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Remembering Miles Davis

Today, we’re remembering Miles Davis on what would have been his 90th birthday – but his life and work continues to influence artists across our programme in a series of jazz-infused shows.

This July, Robert Lepage takes inspiration from the lives of Miles Davis and Jean Cocteau to explore addiction, disorientation and the creative drive in Needles and Opium while Brazilian multi-instrumentalist and frequent collaborator with Miles Davis, Hermeto Pascoal performs this July.

But until then, we asked some of our favourite artists and our Contemporary Music team – to share their favourite Miles Davis songs.

What is your favourite Miles Davis track and why? Let us know in the comments below…

Robert Lepage, director and writer of Needles and Opium
Listen to Robert Lepage discuss the influence of Miles Davis on his work and some of the tracks that inspired and feature in Needles and Opium.

Wellesley Robertson III, actor – Miles Davis in Needles and Opium
‘Generique’ from Ascenseur pour l’échafaud.

‘I like the title track from Ascenseur pour L’echafaud, ‘Generique’. It’s the one we use in the show. I like that one because it was my very first introduction to his music.’

Luke Abbott, electronic music artist
‘In A Silent Way’ from In A Silent Way

‘I think this is Miles Davis at his most magical I think, it feels like it’s from another world’

Nils Frahm, pianist and composer
‘Nuit Sur Les Champs-Elysées (Take 1)’ from Ascenseur pour l’échafaud.

Listen out for Nils Frahm’s homage to Davis in Late Night Tales.

Ken Thomson, clarinetist from Bang on a Can All Stars
‘Moon Dreams’ from Ballads and Blues

‘Moon Dreams (Birth of the Cool) from the very beginning of what would become a legendary collaboration between Miles and Gil Evans, and something personally close to my heart as someone trying to straddle the divide between composition and improvisation.  Moon Dreams begins easily and sweetly enough, and then, after Gerry Mulligan’s solo, goes somewhere completely else for its last minute — it is quiet yet captivating, raw yet adventurous, and ultimately somewhat unsettling. Just like Miles was.’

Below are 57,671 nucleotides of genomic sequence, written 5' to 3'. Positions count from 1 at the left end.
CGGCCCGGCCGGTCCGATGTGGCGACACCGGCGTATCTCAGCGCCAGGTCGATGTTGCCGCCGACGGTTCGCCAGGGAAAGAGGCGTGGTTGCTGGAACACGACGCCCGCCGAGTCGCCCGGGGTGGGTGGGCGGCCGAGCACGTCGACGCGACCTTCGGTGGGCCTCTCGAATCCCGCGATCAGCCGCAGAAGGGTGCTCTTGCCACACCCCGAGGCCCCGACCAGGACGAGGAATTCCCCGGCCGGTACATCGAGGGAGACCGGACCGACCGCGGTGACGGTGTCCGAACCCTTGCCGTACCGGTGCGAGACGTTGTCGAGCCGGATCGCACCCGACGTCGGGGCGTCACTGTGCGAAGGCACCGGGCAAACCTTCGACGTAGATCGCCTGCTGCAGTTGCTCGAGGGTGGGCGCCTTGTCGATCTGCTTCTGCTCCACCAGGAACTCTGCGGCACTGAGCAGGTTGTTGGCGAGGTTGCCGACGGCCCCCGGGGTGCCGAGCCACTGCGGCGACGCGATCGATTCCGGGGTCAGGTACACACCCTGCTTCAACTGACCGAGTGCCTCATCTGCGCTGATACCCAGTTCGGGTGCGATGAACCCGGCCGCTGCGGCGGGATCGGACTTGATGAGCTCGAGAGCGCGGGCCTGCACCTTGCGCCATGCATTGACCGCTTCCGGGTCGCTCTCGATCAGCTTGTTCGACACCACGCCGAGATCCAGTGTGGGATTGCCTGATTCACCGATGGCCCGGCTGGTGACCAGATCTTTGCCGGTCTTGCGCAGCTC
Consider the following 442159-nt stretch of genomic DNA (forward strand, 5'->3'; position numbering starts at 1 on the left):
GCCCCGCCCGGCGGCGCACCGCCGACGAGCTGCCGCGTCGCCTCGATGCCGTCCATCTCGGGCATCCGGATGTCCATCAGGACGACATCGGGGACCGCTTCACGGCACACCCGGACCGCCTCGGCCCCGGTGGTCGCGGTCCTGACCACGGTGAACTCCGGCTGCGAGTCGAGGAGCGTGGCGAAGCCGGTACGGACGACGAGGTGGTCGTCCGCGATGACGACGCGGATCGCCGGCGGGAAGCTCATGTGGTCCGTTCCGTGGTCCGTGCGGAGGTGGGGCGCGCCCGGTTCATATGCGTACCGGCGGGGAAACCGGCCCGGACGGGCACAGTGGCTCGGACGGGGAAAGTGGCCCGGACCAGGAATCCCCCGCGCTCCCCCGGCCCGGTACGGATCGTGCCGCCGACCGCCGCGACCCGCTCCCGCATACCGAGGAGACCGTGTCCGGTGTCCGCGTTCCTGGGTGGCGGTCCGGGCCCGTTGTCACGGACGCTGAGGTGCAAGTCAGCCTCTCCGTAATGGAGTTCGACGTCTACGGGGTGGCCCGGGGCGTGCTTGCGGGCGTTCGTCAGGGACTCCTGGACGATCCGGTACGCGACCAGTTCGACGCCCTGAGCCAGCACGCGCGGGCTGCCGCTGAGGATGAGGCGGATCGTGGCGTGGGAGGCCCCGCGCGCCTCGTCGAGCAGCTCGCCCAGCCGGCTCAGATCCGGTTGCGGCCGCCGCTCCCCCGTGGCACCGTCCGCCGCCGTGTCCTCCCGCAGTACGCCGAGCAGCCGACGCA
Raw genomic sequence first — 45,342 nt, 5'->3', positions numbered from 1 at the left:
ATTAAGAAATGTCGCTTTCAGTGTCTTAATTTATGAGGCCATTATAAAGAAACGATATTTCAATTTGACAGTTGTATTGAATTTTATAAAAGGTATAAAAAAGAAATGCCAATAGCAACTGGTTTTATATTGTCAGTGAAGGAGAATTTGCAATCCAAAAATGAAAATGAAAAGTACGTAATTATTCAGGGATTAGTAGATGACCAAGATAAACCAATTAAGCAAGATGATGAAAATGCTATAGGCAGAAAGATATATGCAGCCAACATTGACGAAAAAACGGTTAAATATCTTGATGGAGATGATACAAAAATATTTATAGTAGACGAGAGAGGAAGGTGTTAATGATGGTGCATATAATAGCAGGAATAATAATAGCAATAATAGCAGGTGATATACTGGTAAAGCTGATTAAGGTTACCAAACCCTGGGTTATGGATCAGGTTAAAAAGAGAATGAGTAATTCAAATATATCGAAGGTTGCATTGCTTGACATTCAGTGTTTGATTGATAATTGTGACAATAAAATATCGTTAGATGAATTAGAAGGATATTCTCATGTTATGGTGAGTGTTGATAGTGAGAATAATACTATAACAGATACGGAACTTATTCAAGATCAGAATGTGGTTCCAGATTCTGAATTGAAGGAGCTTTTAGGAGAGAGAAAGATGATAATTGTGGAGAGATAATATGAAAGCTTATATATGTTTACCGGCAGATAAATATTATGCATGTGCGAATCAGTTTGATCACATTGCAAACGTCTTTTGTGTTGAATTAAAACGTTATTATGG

Martin Green, Lau
‘Will O’ The Wisp’ from Sketches of Spain

Stephen Mallinder, Wrangler and Cabaret Voltaire
‘Concierto de Aranjuez (Adagio)’ from Sketches in Spain

‘I went to see a performance of sketches of Spain as a teenager (not by Miles sadly) and it was the first time I had heard the orchestration of Gill Evans and I found it remarkable and beautiful.’

Chris Sharp, Barbican Contemporary Music Programmer
‘He Loved Him Madly’ from Get Up With It

‘This is a wayward, astral companion to the hushed ambience of In A Silent Way. It looks backwards (it’s a tribute to Duke Ellington), sideways (dub basslines, global rhythms, psychedelic funk) and forwards (still sounds like nothing else) – all at the same time’.

Marcus Printup, Jazz at Lincoln Center Orchestra
‘You Won’t Forget Me’ – Shirley Horne

‘One of my many favourite tracks is one of his later recordings. It it with his friend and fantastic vocalist/pianist, Shirley Horne. The track is entitled ‘You Won’t Forget Me’ from her album of the same name in 1991. Actually, it was Miles’ last recording as a sideman. I hear so much in his solo. History and emotion spanning over 40 years, all put into a funnel and what comes out is nothing short of gold.’

Soweto Kinch, musician and spoken word artist
‘Milestones’ (with John Coltrane and Cannonball Adderly)

‘There are two versions of Milestones with the same name, yet completely different content. This later version is particularly important to me, as it shows Miles experimenting with modal jazz for the first time, as well as showcasing his ability to bring he finest out of his sidemen. These must be the greatest saxophone playing ‘sidemen’ of all time. Cannonballs’ solo may be the most singable alto introduction ever, and the whole track is a masterclass in swing.’

Bryn Ormrod, Barbican Contemporary Music Programmer
‘Miles Runs the Voodoo Down’, Bitches Brew

‘The album and this track mark a watershed where Davis’s jazz collides with rock – the track title is a reference to Hendrix’s Voodoo Chile – it has a major impact on both scenes.. Arguably a turning point in music … fearless and ferocious experimentation combines with extraordinary virtuosity and…oh those hypnotic grooves, but it also has surprises and subtlety; there’s this mad New Orleans groove going on in Lenny Whites drumming which I particularly like.’

Listen to the full playlist on Spotify.

Ex Machina/Robert Lepage’s Needles and Opium takes place from 7–16 July in our Theatre.

Hermeto Pascal performs on Saturday 9 July in our Hall.

EFG London Jazz Festival takes place in various venues across London in November.



Sarah Graham

Fantastic to hear these great choices. Miles Davis’s status as musical genius is confirmed once again. Thanks!

Richard Williams

A reminder that Miles shared with Picasso and Stravinsky the ability to constantly re-invent himself and yet remain always recognisable.

Joan Walters

It feels like coming home. Miles was my entry into jazz.

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